Gwinnett County has scheduled a series of open houses (see schedule below) to present information about the transit proposal that will be implemented if voters approve the referendum on the March 19th ballot. If the referendum is approved, transit expansion will be funded by a one cent sales tax that will last for 30 years. The tax is projected to raise $5 billion during that time.
There has been a lot of incorrect information circulated about the county’s plan, resulting in a host of questions and concerns, many of which are unfounded. The open houses will provide opportunities to not only learn legitimate facts about future plans, but to ask questions and voice opinions.
Clearly, Gwinnett County needs some means of reducing road congestion. However, if the referendum passes and the proposed plan is followed, it will probably be decades before county residents will see any reduction in the number of cars clogging the roads. A cornerstone of plans approved by the county calls for a four to five mile extension of heavy rail service from the existing Doraville station to Jimmy Carter Blvd. At a cost of $250 per mile, that project will cost between $1 billion and $1.3 billion and take at least a decade to become a reality.. The selling point for this part of the project is it would allow the construction of a multi-modal hub. (Lack of available land makes construction of a hub in Doraville virtually impossible.)
The billion-plus dollars used to construct a heavy rail extension will likely have little effect at easing traffic throughout much of the county; it will be convenient only to people living in the area, or close to Interstate 85. By the time people drive from Snellville, Grayson, Loganville, Dacula and portions of Lawrenceville, they could be well on their way to their destination. Time issues get even more unfriendly if that destination is not close to an existing MARTA station. Another issue is that by the time construction begins, heavy rail will be even more of an outmoded, under-utilized form of transit.
On the other hand, the county’s trial micro transit project in Snellville has been an overwhelming success- so much so that the original trial period has been extended. Certainly, part of that success has been driven by the fact that there’s no charge to use the service. But transit riders are far more likely to pay for door-to-door service than they are for a service that requires them to drive to a heavy rail station, and then take a taxi or ride-hailing service to travel from a MARTA station to their final destination.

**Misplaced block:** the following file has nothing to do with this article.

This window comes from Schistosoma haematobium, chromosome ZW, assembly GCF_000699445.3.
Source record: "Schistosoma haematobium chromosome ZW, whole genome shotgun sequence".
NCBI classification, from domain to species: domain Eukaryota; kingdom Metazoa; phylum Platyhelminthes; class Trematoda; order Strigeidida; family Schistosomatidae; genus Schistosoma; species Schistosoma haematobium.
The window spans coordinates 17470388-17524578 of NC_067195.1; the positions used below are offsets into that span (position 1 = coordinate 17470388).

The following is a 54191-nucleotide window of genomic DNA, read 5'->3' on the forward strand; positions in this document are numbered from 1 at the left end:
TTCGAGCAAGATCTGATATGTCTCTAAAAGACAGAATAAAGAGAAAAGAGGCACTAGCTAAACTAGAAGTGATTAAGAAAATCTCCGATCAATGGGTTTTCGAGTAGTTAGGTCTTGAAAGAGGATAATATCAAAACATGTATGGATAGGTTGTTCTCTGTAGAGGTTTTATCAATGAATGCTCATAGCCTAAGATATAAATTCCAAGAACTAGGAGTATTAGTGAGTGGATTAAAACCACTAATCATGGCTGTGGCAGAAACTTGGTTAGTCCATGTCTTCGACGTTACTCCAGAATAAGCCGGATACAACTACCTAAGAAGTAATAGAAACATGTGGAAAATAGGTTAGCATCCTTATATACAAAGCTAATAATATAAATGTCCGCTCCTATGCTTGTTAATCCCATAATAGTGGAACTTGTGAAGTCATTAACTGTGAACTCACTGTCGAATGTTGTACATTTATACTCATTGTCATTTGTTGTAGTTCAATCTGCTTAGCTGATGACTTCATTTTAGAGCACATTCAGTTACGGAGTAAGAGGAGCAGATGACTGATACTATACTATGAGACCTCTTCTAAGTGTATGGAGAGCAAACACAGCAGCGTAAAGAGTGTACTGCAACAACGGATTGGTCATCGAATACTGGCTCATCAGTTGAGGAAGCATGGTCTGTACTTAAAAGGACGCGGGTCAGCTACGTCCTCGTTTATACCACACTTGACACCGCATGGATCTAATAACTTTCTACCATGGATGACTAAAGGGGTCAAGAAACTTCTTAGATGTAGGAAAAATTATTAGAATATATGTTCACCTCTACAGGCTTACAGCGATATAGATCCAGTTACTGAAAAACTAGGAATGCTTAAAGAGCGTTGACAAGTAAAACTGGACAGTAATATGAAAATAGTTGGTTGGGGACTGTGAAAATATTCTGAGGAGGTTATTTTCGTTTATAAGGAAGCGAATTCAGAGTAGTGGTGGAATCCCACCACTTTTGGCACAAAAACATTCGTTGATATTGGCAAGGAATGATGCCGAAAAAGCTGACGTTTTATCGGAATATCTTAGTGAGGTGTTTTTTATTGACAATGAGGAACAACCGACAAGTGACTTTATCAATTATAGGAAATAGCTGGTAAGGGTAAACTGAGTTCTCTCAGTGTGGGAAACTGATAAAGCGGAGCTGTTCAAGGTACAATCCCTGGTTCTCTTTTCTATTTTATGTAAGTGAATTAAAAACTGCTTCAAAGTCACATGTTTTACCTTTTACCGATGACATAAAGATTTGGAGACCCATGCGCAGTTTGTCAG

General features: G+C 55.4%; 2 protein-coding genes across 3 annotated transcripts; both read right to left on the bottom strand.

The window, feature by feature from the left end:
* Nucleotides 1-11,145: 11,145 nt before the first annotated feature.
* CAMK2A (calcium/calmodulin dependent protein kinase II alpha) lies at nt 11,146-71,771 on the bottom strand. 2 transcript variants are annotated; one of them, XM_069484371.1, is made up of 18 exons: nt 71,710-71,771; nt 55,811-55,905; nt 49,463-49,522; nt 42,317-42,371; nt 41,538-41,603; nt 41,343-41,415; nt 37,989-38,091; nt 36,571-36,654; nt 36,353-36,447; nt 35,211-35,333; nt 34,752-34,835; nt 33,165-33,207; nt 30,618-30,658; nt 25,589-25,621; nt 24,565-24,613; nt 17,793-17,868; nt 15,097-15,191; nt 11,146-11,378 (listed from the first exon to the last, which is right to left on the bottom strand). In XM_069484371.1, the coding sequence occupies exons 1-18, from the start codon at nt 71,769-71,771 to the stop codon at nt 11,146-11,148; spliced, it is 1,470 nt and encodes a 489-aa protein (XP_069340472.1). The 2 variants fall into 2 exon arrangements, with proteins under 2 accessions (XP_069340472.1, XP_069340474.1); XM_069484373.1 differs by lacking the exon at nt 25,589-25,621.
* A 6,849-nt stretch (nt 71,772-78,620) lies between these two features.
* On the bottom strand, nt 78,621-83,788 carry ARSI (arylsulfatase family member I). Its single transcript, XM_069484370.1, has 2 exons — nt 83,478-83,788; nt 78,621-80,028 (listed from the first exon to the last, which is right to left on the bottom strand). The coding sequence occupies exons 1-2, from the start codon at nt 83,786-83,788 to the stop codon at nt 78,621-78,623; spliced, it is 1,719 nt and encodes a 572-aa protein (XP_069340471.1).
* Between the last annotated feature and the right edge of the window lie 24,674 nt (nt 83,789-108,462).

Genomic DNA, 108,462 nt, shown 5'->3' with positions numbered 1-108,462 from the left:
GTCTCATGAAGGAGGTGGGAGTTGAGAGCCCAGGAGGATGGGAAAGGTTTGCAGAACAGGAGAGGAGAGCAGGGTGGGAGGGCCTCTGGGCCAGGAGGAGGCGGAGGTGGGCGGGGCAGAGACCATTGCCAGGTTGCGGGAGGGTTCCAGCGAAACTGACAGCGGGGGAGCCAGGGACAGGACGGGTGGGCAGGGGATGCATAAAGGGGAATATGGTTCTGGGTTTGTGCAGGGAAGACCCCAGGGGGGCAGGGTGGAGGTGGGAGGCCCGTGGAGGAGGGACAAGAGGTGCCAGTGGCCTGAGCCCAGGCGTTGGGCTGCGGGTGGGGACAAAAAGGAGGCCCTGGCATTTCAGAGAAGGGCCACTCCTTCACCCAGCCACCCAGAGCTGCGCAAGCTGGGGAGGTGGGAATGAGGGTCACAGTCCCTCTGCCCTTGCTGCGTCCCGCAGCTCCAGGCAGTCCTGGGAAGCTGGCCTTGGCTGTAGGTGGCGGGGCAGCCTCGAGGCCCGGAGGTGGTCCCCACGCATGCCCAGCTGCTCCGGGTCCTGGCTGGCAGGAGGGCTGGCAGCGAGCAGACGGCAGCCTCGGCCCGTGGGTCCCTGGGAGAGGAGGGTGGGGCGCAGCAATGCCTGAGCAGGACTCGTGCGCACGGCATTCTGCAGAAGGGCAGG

For a $1 billion price tag, the county could be blanketed with micro transit buses that typically carry 12- 15 passengers. Buses suitable for micro transit sell for approximately $150,000, which translates to a lease rate of approximately $20,000 per year. Add in $60,000 for driver’s salary, $8,000 for fuel and $12,000 for miscellaneous and oh-we-forgot-about-that expenses, and the tab comes to $100,000. At that cost, $1 billion would pay for the operation of 625 micro transit buses for 16 years. And that’s without any income from fare collections or subsidies. (Virtually all public transit systems are subsidized. In 2017, MARTA received over $520 million of its $668 million operating budget in sales and use taxes and federal revenue.)
Micro transit, isn’t the only option that should be used. Conventional bus routes and Bus Rapid Transit (BRT- often called light rail on rubber tires) are other vital parts of an overall transit solution. – especially with autonomous vehicles rapidly entering the transportation mainstream.
One possible scenario for the future includes autonomous micro transit vehicles, picking up passengers from a number of dispersed locations, then linking up to travel together along BRT or limited access lanes to or from downtown Atlanta or other remote location. After leaving the limited access lanes, the vehicles would disperse to deliver passengers to their desired locations.
However, such futuristic travel options will be difficult to achieve, if the lion’s share of funding is spent on the technology of the past.